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How to make the most of your commute….

For most of us, it’s winter, and that means shorter days and generally less desirable weather. With less daylight hours, it can feel even tougher to juggle everything and if you are like most people then you will probably struggle to get all your weekly training completed. It’s tough enough trying to get it done when juggling work and family commitments, but add the winter elements in where motivation can be low, and it’s an even more challenging prospect!

Commuting to and from work on your bike just once or twice a week will really help you get those miles in and make great use of time. Plus you’ll save on petrol costs, so it’s a win-win if you are able to do it. The key is to be organised, so leave spare clothes and toiletries at work and plan in your diary when you are going to ride and allow any extra time that you might need to travel there and get cleaned up at the other end.

Be aware that if you have to ride with a rucksack then this can put extra strain on your back, so try to keep it as light as possible. Another way is to drive in with the bike in the car so you can ride home then back in the next day, which is a great way to split the journey up if you have a long commute. Plus back-to-back cycling days can really help you consolidate those miles.

Try to vary the intensity of your commute so you can use the morning ride as a recovery or endurance ride then use the ride home to complete some efforts or hill reps. I like to not set an exact time for the intervals and instead go with the terrain, working them in around junctions etc so they really end up shocking the body. Short sharp sprints of 10-20 seconds can also be done at random intervals so you can mix it up and sprint for every town sign on route!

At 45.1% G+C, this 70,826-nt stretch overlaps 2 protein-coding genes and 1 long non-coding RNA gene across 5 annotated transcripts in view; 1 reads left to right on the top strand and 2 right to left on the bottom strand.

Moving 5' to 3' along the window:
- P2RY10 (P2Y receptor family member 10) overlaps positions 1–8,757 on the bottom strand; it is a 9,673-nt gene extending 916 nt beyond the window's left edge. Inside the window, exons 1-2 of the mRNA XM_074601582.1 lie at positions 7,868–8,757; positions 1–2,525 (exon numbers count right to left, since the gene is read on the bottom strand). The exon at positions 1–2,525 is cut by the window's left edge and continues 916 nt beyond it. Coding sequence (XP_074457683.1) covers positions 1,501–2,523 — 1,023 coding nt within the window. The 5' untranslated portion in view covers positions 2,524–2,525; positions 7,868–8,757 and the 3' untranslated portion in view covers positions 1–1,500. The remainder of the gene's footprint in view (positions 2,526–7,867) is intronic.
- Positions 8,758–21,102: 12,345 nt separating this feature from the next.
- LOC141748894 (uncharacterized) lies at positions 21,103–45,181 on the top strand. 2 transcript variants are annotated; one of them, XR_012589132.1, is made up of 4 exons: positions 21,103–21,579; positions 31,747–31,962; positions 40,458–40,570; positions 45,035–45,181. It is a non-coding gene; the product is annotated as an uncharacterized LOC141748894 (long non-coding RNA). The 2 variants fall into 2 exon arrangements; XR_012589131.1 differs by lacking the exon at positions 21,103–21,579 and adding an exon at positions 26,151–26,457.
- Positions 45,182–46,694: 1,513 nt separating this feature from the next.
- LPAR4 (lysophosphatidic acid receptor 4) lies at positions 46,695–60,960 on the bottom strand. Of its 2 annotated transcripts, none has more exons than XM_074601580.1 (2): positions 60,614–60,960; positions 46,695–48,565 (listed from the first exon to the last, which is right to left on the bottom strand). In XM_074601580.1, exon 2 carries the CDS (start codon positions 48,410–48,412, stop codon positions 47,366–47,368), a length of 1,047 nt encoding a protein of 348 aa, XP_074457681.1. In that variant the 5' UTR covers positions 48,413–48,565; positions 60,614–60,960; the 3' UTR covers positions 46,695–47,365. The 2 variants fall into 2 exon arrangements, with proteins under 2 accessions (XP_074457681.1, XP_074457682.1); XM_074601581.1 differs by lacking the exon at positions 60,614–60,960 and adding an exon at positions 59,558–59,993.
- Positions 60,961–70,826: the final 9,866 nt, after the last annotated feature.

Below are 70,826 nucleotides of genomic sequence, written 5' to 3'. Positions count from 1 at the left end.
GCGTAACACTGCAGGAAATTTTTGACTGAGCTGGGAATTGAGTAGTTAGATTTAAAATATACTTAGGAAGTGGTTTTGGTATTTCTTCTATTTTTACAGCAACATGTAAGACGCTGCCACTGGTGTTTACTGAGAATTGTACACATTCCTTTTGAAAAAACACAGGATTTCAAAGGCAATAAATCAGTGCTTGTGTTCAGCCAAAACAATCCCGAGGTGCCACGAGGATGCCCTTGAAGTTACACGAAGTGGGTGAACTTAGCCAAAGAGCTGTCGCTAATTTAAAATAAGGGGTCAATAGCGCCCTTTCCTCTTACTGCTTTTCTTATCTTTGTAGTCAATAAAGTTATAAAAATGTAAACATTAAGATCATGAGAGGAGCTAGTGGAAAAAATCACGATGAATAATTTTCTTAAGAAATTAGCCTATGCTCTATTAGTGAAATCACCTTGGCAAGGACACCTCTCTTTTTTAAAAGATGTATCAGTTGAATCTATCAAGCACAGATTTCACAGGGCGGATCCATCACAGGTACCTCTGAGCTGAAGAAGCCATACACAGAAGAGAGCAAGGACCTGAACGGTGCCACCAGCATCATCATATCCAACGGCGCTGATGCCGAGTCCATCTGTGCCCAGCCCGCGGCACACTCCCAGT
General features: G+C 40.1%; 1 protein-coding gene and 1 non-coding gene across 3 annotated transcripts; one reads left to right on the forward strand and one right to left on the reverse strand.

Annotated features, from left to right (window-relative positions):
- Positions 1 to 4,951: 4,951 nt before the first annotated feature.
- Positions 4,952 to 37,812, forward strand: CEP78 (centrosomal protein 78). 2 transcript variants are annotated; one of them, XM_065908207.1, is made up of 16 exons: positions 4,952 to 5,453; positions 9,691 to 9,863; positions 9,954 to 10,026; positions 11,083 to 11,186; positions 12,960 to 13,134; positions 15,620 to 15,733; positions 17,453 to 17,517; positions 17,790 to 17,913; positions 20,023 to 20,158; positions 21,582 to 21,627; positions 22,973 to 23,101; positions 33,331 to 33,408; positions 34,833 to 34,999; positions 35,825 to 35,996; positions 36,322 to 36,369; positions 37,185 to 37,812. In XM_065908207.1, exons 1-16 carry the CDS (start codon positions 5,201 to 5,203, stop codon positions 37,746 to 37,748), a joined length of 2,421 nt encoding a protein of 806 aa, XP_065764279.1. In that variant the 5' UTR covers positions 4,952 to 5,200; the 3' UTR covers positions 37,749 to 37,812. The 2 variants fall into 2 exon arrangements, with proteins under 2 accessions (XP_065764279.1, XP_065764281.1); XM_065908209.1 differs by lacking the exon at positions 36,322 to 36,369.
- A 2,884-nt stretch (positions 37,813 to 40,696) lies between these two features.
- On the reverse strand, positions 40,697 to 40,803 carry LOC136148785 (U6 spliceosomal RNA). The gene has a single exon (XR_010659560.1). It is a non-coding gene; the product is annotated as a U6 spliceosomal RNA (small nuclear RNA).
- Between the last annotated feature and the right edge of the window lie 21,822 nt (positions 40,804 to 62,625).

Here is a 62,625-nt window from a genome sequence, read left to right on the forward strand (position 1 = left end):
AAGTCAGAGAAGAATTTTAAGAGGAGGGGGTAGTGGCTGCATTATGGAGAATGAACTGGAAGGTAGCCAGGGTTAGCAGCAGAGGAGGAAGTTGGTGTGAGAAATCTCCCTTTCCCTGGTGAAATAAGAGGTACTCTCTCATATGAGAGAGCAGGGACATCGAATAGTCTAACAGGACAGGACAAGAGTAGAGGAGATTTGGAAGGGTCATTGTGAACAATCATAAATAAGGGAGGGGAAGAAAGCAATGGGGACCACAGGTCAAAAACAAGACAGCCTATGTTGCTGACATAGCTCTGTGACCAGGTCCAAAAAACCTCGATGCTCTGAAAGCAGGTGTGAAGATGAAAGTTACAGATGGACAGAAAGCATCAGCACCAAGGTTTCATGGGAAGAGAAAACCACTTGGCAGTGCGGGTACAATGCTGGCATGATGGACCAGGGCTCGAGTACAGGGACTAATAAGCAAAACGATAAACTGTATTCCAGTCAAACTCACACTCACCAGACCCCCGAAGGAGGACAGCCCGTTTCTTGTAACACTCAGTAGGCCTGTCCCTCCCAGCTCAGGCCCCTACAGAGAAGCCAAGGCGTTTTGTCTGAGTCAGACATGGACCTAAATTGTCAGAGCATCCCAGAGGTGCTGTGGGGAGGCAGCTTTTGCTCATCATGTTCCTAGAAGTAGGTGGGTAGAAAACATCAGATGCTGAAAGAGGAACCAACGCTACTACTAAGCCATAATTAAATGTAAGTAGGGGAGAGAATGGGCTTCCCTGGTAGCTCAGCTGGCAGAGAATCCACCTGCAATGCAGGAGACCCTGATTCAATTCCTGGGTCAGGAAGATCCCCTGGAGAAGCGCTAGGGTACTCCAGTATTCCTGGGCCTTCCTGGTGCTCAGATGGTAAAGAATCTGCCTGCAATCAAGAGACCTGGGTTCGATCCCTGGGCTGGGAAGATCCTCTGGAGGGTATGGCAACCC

It’s important to log each session so you know what you have done and what you have got to do, so that your cycle-commute sessions fit into your long term training plan.

Key points:
  • Include a variety of effort levels/intervals
  • Try morning fasted rides to help aid fat adaptation
  • Increase distance occasionally – as you already have your kit on it’s easy to add a few more miles in
  • Use as recovery rides after heavy turbo sessions

One of the most important things to remember is also to ensure that you can be seen by road traffic. It is most likely that your cycle commute will take place in the dark, and therefore adding strong, high quality lights to your bike and wearing reflective gear is of utmost importance. If you can combine a decent training session while being safe on the roads, it’s a dream winter scenario.

Also make sure that you are being sensible when it comes to weather conditions. If it’s extremely cold and there is risk of ice in the early mornings, it’s probably not worth the risk of a spill. Save the cycle commute for the evening or wait a few days until some milder weather comes along.

However you choose to do it, a cycle commute can work wonders for your training and is a really effective way of breaking up your working day with some training (rather than driving or using public transport, which can be stressful!).

Happy commuting!


James Walsgrove

My cycling career started in 2005 when I purchased my first road bike and I was immediately hooked. Since then I have completed numerous cycling challenges including Ironman, Lands’ End to John O Groats, Mt Ventoux (all 3 ascents), London to Paris, the BBAR challenge which included a 12hour TimeTrial and more recently the Mallorca 312.